Native Flutter Experiences: Bottom Navigation

When building Flutter applications, we have the ability to create native components which are styled for the native experience on both Android and iOS. Whilst by default we may implement things in a material style, it is important to bear this native experience in mind. In this article we will take a quick look at implementing bottom navigation for the styling of both Android and iOS.

bottom_nav

Note: The source code for the project used in this article can be found here.


 


Material Bottom Navigation

We’ll begin by taking a look at implementing the Material style bottom navigation component. Continuing from above, this looks like so:

Slice 1

When it comes to creating bottom navigation with a Material approach, we make use of what is known as a BottomNavigationBar — typically this will be placed within an Scaffold as the bottomNavigationBar component:

return Scaffold(
    bottomNavigationBar: BottomNavigationBar(...)
);

The Scaffold is an important component when it comes to using the BottomNavigationBar. It provides us with the capability of using the bar as its bottomNavigationBar component – because of the way the Scaffold works, the bottom navigation bar will automatically be setup using the following layout guidelines:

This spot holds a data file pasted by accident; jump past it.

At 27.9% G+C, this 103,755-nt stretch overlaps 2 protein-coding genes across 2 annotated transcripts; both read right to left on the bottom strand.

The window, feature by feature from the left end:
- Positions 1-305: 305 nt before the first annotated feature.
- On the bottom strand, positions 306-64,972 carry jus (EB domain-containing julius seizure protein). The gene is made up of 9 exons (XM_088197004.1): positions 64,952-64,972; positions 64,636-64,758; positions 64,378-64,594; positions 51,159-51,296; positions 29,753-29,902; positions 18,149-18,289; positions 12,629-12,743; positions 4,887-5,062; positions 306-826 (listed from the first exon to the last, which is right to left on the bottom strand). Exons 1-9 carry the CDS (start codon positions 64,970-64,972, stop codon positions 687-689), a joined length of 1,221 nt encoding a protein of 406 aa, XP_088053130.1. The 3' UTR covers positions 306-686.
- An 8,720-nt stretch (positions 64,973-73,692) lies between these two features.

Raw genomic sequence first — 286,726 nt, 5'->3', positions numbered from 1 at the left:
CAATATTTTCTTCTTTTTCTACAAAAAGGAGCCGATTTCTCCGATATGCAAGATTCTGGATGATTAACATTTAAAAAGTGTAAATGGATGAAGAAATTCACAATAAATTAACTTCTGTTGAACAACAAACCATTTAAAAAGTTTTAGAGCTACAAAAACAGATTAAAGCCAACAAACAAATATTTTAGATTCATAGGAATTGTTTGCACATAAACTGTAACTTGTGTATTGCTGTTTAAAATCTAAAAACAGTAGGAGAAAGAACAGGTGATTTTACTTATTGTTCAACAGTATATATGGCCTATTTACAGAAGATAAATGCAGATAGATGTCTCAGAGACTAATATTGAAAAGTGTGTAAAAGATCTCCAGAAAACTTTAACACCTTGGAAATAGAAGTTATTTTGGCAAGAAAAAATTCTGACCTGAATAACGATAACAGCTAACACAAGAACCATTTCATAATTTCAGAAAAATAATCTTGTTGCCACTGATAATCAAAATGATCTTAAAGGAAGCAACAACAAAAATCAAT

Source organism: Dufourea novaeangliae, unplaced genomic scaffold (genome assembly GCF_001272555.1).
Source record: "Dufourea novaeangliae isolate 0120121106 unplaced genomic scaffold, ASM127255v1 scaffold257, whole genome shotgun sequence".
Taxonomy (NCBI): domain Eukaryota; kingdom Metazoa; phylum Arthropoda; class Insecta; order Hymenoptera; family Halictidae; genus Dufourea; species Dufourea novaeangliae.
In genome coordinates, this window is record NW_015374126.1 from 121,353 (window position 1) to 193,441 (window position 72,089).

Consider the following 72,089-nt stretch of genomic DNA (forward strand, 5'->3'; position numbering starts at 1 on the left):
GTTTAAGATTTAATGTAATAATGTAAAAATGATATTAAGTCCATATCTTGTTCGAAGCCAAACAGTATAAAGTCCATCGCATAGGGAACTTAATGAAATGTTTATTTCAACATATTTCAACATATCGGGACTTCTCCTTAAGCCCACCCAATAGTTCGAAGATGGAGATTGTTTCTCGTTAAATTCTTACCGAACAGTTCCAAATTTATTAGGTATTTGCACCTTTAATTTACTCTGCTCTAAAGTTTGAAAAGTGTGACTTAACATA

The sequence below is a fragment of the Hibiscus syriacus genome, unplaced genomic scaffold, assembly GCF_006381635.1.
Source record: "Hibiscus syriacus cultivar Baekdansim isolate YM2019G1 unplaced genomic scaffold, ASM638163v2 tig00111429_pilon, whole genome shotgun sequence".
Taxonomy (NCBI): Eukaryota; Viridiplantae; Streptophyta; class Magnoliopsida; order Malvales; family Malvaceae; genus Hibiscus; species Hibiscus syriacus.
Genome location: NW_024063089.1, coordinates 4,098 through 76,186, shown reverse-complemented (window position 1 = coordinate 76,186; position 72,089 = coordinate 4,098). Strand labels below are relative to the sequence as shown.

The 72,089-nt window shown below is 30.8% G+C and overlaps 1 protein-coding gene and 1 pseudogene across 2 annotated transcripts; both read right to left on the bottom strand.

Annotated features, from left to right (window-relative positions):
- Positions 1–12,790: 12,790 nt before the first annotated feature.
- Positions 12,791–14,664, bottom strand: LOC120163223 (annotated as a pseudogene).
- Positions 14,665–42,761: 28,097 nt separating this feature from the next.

• It will be shown at the bottom of the screen
  • It will be shown on top of any other Scaffold content
  • Things such as snack-bars will shown above the bottom navigation

Whilst these are just some of the behaviours, you can see that using the Scaffold provides us with a way to display and manage the bottom navigation view with a little amount of effort.

When it comes to the BottomNavigationBar itself, there are a collection of arguments that we can provide to assign properties to the widget.

  • fixedColor – This assigns a color to be used for the icon & text of the currently selected item
  • onTap – This allow us to provide a listener to be used for when the bottom navigation item is selected. Within this listener you will essentially want to set the state of the currently selected item within your widget
  • currentIndex – This allows us to set the index of the currently selected item within the bottom navigation. In most cases, onTap will handle the state regarding the currently selected item – and when setState is called, this property will make use of the currently selected item from the widget state
  • items – This is used to provide a collection of BottomNavigationItem instances to be used for the navigation items within the bar
  • type – The type used for the bottom navigation bar. This will be either: